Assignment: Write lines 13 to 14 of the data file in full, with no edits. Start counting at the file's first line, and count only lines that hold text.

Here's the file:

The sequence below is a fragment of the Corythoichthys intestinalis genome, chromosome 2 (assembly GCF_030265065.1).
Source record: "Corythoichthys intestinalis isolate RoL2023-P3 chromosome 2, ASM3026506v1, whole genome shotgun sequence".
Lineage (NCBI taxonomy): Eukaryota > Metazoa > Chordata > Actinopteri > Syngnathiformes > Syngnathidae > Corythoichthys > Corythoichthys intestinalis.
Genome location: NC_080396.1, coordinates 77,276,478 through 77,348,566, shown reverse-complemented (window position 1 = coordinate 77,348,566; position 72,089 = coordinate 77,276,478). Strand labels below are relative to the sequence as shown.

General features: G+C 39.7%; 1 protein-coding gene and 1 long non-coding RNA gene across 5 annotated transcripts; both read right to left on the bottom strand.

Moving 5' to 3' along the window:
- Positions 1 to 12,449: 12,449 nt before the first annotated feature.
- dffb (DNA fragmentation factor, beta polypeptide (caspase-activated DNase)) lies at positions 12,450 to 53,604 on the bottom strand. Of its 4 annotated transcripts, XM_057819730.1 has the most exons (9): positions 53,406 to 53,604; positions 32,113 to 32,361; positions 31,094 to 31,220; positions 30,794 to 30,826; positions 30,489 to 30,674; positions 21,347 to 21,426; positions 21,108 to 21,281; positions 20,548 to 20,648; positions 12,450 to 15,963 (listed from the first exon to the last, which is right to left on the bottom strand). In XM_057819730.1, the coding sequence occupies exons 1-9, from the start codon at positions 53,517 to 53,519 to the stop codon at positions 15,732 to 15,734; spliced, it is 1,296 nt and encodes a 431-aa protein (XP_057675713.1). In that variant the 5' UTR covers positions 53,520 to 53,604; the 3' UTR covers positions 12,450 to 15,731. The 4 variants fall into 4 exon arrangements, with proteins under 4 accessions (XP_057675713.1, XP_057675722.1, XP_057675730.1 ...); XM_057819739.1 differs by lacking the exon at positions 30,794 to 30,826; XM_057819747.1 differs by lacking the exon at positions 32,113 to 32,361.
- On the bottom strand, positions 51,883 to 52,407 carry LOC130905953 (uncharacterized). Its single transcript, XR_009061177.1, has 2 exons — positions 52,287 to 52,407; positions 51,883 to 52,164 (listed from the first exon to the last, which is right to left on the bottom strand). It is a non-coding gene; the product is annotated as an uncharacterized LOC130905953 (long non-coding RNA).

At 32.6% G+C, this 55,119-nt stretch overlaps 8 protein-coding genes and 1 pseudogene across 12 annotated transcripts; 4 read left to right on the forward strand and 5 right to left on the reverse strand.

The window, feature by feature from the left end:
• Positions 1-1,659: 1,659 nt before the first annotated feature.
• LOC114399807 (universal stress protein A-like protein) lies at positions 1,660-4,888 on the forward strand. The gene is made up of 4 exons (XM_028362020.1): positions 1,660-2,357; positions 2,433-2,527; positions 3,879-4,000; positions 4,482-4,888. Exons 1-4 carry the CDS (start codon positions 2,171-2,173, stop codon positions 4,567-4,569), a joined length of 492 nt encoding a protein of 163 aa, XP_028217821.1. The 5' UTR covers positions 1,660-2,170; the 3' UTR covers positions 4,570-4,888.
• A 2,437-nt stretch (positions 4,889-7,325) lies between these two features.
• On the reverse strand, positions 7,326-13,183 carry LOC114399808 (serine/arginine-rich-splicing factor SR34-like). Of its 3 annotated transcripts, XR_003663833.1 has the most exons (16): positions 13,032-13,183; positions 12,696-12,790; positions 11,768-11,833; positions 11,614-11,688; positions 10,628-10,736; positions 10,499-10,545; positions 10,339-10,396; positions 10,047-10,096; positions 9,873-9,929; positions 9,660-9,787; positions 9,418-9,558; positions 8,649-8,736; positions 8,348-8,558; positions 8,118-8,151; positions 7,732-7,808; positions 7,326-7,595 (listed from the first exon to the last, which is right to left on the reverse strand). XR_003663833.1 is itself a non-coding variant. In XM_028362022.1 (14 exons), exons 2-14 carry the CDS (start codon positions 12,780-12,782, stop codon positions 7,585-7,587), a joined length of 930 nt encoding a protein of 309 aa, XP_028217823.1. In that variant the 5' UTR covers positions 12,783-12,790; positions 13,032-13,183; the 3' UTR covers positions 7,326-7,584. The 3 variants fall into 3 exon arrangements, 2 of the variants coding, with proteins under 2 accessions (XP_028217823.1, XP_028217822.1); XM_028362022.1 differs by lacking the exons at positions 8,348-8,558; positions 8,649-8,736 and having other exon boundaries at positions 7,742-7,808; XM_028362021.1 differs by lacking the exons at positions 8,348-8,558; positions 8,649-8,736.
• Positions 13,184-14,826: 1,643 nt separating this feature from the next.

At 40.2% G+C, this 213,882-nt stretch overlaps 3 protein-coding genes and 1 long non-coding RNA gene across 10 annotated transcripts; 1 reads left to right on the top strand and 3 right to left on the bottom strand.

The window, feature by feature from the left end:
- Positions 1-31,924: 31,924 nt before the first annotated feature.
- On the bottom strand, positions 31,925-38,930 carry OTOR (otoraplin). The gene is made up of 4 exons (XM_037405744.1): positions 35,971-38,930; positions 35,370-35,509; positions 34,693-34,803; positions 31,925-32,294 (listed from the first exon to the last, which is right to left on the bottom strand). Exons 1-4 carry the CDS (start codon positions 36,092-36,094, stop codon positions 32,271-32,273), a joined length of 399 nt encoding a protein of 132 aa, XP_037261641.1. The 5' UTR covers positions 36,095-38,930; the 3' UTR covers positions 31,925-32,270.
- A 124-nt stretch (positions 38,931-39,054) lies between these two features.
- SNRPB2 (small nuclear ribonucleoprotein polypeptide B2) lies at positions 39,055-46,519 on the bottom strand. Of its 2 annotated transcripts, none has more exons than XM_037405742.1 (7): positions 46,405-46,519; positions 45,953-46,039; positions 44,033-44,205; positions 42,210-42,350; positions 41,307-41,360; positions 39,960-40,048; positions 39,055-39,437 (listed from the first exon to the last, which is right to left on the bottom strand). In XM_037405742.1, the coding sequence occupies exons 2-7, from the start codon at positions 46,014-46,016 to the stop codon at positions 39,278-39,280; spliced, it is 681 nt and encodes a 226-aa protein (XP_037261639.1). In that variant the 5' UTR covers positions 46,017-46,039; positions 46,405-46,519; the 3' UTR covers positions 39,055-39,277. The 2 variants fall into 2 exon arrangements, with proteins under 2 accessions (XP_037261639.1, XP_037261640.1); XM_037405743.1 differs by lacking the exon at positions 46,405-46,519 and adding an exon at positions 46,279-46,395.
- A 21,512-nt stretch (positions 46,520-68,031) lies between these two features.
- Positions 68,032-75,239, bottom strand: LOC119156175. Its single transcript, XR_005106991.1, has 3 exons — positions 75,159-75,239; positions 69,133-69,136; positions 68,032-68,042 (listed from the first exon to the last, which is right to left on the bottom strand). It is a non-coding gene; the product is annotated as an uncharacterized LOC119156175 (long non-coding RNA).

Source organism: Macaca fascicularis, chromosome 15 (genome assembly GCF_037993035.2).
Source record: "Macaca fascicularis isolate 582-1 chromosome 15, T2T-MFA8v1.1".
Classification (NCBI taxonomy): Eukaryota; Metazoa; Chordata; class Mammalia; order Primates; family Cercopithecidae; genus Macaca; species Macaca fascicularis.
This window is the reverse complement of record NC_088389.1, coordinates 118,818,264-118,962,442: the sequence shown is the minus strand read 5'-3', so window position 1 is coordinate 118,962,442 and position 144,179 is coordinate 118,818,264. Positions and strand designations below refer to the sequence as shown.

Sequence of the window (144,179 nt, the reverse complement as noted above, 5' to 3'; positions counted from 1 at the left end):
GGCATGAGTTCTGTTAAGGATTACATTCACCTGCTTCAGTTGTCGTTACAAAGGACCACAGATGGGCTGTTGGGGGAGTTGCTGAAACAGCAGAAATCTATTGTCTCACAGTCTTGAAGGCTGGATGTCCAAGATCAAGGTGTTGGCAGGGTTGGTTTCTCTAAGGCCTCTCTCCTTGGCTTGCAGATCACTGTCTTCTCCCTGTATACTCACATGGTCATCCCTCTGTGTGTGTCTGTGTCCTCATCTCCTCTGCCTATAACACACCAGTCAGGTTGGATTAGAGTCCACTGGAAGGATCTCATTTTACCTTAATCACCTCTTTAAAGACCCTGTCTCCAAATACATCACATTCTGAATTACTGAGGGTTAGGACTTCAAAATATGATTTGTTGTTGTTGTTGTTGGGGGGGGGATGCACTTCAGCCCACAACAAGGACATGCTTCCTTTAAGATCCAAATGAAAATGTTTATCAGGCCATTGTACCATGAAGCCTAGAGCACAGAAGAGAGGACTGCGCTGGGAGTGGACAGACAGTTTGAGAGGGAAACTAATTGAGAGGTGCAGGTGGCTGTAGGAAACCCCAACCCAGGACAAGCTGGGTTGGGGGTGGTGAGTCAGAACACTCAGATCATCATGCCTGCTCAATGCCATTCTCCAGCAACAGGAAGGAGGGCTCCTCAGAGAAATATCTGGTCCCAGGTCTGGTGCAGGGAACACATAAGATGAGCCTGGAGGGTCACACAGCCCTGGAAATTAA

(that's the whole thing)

• LOC114399807 (universal stress protein A-like protein) lies at positions 1,660-4,888 on the forward strand. The gene is made up of 4 exons (XM_028362020.1): positions 1,660-2,357; positions 2,433-2,527; positions 3,879-4,000; positions 4,482-4,888. Exons 1-4 carry the CDS (start codon positions 2,171-2,173, stop codon positions 4,567-4,569), a joined length of 492 nt encoding a protein of 163 aa, XP_028217821.1. The 5' UTR covers positions 1,660-2,170; the 3' UTR covers positions 4,570-4,888.
• A 2,437-nt stretch (positions 4,889-7,325) lies between these two features.